The right-wing government of Progressive Conservative Ontario Premier Doug Ford is currently enforcing a homicidal reopening of Ontario’s schools, with the aim of forcing 2 million students and over 200,000 teachers to return to unsafe classrooms and school buildings in less than two weeks. Contrary to the government’s absurd assertion that it has presented guidelines to ensure a “safe reopening,” the reality is that it is rushing to cram children into overcrowded and poorly-resourced schools so that their parents can be forced back to work to turn a profit for the ruling elite.
The Ford government’s plan calls for the in-person return of elementary students from kindergarten to grade 8. Elementary school students will return for the full five-day school week. There will be no reduction in class sizes to facilitate social distancing. Students from kindergarten to grade 3 will not be required to wear masks. High school students will be subjected to the so-called “hybrid model,” with a cohort of up to 15 students returning to the classroom for part-time, in-person instruction, alternating with the other half of the class learning remotely.
Dr. David Williams, the Chief Medical Officer of Health for Ontario, had significant input in devising the plan. Williams came under fire earlier this year for suggesting that testing for the coronavirus should be confined only to those who exhibit symptoms, despite the fact that it is scientifically proven that those who are presymptomatic or asymptomatic can be infectious. This policy guided the Ford government earlier this year when they forced asymptomatic migrant farm workers back to work. At least three young migrant farm labourers are known to have succumbed to COVID-19.
Predictably enough, nothing is being done to offer regular COVID-19 testing to students and teachers.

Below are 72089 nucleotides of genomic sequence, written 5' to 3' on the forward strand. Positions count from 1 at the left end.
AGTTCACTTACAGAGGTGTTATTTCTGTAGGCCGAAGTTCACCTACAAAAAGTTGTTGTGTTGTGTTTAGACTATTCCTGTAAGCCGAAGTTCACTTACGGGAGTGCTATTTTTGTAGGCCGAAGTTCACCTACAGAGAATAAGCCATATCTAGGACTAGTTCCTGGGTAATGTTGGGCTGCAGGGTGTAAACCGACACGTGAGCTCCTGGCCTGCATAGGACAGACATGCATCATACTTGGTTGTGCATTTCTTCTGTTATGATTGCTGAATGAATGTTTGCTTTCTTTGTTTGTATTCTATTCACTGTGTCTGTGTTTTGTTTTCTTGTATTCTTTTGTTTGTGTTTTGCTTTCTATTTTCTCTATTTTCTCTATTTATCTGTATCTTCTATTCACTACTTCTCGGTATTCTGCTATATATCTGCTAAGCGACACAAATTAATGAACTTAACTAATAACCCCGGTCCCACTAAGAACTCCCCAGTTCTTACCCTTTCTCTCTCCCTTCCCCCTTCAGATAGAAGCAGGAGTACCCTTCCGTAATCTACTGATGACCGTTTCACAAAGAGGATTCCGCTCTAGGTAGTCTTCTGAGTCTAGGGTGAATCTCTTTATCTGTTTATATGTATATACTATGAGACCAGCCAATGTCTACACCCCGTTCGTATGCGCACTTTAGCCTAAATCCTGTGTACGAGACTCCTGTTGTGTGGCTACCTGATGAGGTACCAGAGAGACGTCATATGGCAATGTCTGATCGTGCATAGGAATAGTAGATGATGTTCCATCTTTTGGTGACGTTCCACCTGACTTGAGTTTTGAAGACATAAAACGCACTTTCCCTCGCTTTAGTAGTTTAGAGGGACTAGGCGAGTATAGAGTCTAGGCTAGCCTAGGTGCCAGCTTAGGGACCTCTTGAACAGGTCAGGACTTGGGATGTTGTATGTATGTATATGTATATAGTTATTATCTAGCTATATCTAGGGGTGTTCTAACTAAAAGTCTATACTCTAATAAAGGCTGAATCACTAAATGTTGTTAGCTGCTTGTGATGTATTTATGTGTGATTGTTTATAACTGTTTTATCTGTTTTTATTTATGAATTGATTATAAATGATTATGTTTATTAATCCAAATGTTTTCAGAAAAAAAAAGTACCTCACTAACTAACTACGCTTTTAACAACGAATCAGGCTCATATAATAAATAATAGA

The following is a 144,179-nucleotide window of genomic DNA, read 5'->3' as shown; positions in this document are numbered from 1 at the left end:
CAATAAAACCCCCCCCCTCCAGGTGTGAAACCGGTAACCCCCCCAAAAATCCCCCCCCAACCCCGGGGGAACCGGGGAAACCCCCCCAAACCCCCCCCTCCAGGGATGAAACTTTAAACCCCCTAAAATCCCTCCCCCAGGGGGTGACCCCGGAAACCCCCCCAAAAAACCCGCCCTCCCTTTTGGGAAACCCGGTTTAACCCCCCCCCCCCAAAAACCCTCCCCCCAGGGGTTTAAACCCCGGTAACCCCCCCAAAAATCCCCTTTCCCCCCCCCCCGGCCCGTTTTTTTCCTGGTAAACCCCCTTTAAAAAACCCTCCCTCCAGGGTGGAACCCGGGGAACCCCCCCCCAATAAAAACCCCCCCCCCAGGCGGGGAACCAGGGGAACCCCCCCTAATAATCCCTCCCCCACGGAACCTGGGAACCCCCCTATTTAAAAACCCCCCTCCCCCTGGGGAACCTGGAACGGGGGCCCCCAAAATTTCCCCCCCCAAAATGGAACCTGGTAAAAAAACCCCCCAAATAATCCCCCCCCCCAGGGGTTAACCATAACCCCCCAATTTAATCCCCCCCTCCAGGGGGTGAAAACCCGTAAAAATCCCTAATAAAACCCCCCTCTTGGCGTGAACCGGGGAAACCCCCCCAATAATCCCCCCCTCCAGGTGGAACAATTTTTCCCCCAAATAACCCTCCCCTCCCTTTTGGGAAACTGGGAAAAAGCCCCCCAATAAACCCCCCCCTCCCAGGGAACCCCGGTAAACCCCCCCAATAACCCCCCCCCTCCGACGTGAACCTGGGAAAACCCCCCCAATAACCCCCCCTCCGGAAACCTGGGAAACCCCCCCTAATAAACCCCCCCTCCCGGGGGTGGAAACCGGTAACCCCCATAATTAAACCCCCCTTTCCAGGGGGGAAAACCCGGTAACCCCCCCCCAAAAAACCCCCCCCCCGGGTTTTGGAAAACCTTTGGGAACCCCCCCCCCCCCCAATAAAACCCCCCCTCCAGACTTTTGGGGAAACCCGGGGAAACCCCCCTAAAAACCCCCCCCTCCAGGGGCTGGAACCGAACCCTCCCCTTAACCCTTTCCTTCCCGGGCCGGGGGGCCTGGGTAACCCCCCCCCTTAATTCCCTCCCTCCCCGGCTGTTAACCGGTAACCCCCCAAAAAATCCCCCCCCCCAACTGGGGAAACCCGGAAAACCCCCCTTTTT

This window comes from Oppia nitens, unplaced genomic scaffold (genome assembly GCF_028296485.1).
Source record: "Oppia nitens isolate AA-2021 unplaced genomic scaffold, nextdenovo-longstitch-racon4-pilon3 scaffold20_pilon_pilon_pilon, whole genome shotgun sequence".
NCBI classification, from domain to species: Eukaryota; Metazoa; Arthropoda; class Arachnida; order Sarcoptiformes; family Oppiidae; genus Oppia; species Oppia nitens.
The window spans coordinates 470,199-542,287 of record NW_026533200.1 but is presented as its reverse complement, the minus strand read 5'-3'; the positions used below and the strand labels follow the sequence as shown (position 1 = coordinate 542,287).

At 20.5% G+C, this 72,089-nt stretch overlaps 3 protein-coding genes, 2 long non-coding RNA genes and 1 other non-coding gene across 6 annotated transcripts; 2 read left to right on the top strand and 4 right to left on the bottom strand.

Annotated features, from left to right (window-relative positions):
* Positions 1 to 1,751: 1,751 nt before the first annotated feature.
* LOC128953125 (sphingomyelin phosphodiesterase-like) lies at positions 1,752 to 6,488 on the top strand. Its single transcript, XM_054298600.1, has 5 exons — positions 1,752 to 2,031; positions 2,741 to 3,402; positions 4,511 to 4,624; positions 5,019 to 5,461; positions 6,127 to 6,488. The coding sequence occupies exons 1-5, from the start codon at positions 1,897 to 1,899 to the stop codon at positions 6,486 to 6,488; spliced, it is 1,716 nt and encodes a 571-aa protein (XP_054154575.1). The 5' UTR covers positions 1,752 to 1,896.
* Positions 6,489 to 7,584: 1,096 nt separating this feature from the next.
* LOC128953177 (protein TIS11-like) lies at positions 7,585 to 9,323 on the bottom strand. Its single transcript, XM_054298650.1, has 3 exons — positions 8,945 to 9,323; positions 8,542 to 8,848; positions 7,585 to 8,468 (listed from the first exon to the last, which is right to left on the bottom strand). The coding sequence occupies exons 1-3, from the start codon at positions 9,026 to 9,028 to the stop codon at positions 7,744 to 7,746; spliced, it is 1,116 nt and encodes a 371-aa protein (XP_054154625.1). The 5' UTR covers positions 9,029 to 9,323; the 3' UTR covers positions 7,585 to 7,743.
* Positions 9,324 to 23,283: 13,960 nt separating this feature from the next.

The government’s guidelines specifically state that schools have the choice of whether to contact public health authorities or parents if students are unwell, because these are “frequent occurrences” and students often display “non-specific symptoms.” Even if an outbreak occurs, which is defined as two or more cases in a school within a 14-day period, the facility will not close. Instead, the government has instructed schools to put up extra signage, restrict extracurricular activities and manage staff and student movements. In the event a school is forced to close, the guidelines also declare that the outbreak need not be over for the school to reopen.
Initially, the reopening plan called for an additional $309 million for the education budget, but a further $244 million was added for improved ventilation and cleaning on August 13 after a public outcry about the inadequacies of the government’s plan. This sum is a pitiful drop in the bucket given the systematic cost-cutting to education budgets pursued by successive Liberal and Tory governments.
The criminal drive to reopen schools is provoking widespread opposition. Nearly 250,000 people have signed a petition on Change.org calling for major changes to the plan.
The Ford government would not be able to proceed so recklessly without the intimate collaboration of Ontario’s education trade unions, whose main priority is to ensure that no social opposition or protests develop against the reopening of schools.
The Elementary Teachers Federation of Ontario (ETFO), the Ontario Secondary School Teachers Federation (OSSTF), the Association des enseignantes et des enseignants franco-ontariens (AEFO) and the Ontario English Catholic Teachers Association (OECTA) have limited themselves to claiming that the government has violated the Occupational Health and Safety Act. In an August 13 letter complaining about the lack of union involvement in drafting the back-to-school plan, they issued a token threat to go to the pro-employer Ontario Labour Relations Board (OLRB) to contest the government’s plan. The OLRB has upheld only 1 of over 300 COVID-19 related claims since the start of the pandemic.
The unions’ bitter hostility to any struggle by teachers against the dangerous reopening policy is in keeping with their role in suppressing opposition to the Ford government’s attacks over the past year. Beginning with the expiration of the contract for 250,000 teachers and education staff at the end of August 2019, the unions deliberately sought to isolate the teachers and prevent them from fighting together. Support amongst teachers for strike action in defense of public education was overwhelming: 98 percent of ETFO members, 97 percent of OECTA members, and 95.5 percent of OSSTF members voted in favour of a strike.